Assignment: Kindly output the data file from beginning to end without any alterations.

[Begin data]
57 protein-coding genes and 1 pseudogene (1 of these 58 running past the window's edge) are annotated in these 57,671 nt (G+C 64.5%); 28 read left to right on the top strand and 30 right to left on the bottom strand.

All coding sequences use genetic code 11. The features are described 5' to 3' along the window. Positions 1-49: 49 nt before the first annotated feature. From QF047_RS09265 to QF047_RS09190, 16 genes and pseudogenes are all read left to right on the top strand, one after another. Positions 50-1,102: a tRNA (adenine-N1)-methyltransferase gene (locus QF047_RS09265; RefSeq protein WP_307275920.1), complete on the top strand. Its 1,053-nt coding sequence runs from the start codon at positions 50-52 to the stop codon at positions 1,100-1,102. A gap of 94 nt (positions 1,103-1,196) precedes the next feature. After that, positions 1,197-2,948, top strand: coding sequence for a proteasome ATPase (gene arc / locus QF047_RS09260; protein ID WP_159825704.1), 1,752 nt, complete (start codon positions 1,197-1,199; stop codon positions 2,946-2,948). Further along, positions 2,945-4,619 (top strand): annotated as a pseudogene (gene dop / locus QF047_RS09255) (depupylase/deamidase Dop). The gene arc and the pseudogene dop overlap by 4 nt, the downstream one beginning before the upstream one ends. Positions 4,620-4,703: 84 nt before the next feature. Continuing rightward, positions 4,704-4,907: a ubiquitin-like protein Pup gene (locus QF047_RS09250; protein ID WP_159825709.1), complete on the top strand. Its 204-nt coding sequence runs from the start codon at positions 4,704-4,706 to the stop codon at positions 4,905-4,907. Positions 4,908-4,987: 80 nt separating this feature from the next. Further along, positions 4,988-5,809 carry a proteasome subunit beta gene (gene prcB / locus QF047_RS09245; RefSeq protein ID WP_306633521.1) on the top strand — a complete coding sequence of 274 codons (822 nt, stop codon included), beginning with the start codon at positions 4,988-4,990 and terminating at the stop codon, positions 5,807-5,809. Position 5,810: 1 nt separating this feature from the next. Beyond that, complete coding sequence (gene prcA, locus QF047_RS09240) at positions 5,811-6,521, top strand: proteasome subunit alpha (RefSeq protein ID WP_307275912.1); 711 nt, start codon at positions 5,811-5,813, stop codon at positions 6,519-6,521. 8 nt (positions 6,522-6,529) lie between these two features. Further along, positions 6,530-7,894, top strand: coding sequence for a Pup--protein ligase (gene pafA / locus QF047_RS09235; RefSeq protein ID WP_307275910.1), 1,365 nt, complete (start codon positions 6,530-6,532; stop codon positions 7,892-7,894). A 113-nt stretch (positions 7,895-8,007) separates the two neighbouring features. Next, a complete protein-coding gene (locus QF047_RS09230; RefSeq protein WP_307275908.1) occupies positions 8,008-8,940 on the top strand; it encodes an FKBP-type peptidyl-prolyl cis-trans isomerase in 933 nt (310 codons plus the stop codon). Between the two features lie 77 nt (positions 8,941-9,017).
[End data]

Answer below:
57 protein-coding genes and 1 pseudogene (1 of these 58 running past the window's edge) are annotated in these 57,671 nt (G+C 64.5%); 28 read left to right on the top strand and 30 right to left on the bottom strand.

All coding sequences use genetic code 11. The features are described 5' to 3' along the window. Positions 1-49: 49 nt before the first annotated feature. From QF047_RS09265 to QF047_RS09190, 16 genes and pseudogenes are all read left to right on the top strand, one after another. Positions 50-1,102: a tRNA (adenine-N1)-methyltransferase gene (locus QF047_RS09265; RefSeq protein WP_307275920.1), complete on the top strand. Its 1,053-nt coding sequence runs from the start codon at positions 50-52 to the stop codon at positions 1,100-1,102. A gap of 94 nt (positions 1,103-1,196) precedes the next feature. After that, positions 1,197-2,948, top strand: coding sequence for a proteasome ATPase (gene arc / locus QF047_RS09260; protein ID WP_159825704.1), 1,752 nt, complete (start codon positions 1,197-1,199; stop codon positions 2,946-2,948). Further along, positions 2,945-4,619 (top strand): annotated as a pseudogene (gene dop / locus QF047_RS09255) (depupylase/deamidase Dop). The gene arc and the pseudogene dop overlap by 4 nt, the downstream one beginning before the upstream one ends. Positions 4,620-4,703: 84 nt before the next feature. Continuing rightward, positions 4,704-4,907: a ubiquitin-like protein Pup gene (locus QF047_RS09250; protein ID WP_159825709.1), complete on the top strand. Its 204-nt coding sequence runs from the start codon at positions 4,704-4,706 to the stop codon at positions 4,905-4,907. Positions 4,908-4,987: 80 nt separating this feature from the next. Further along, positions 4,988-5,809 carry a proteasome subunit beta gene (gene prcB / locus QF047_RS09245; RefSeq protein ID WP_306633521.1) on the top strand — a complete coding sequence of 274 codons (822 nt, stop codon included), beginning with the start codon at positions 4,988-4,990 and terminating at the stop codon, positions 5,807-5,809. Position 5,810: 1 nt separating this feature from the next. Beyond that, complete coding sequence (gene prcA, locus QF047_RS09240) at positions 5,811-6,521, top strand: proteasome subunit alpha (RefSeq protein ID WP_307275912.1); 711 nt, start codon at positions 5,811-5,813, stop codon at positions 6,519-6,521. 8 nt (positions 6,522-6,529) lie between these two features. Further along, positions 6,530-7,894, top strand: coding sequence for a Pup--protein ligase (gene pafA / locus QF047_RS09235; RefSeq protein ID WP_307275910.1), 1,365 nt, complete (start codon positions 6,530-6,532; stop codon positions 7,892-7,894). A 113-nt stretch (positions 7,895-8,007) separates the two neighbouring features. Next, a complete protein-coding gene (locus QF047_RS09230; RefSeq protein WP_307275908.1) occupies positions 8,008-8,940 on the top strand; it encodes an FKBP-type peptidyl-prolyl cis-trans isomerase in 933 nt (310 codons plus the stop codon). Between the two features lie 77 nt (positions 8,941-9,017).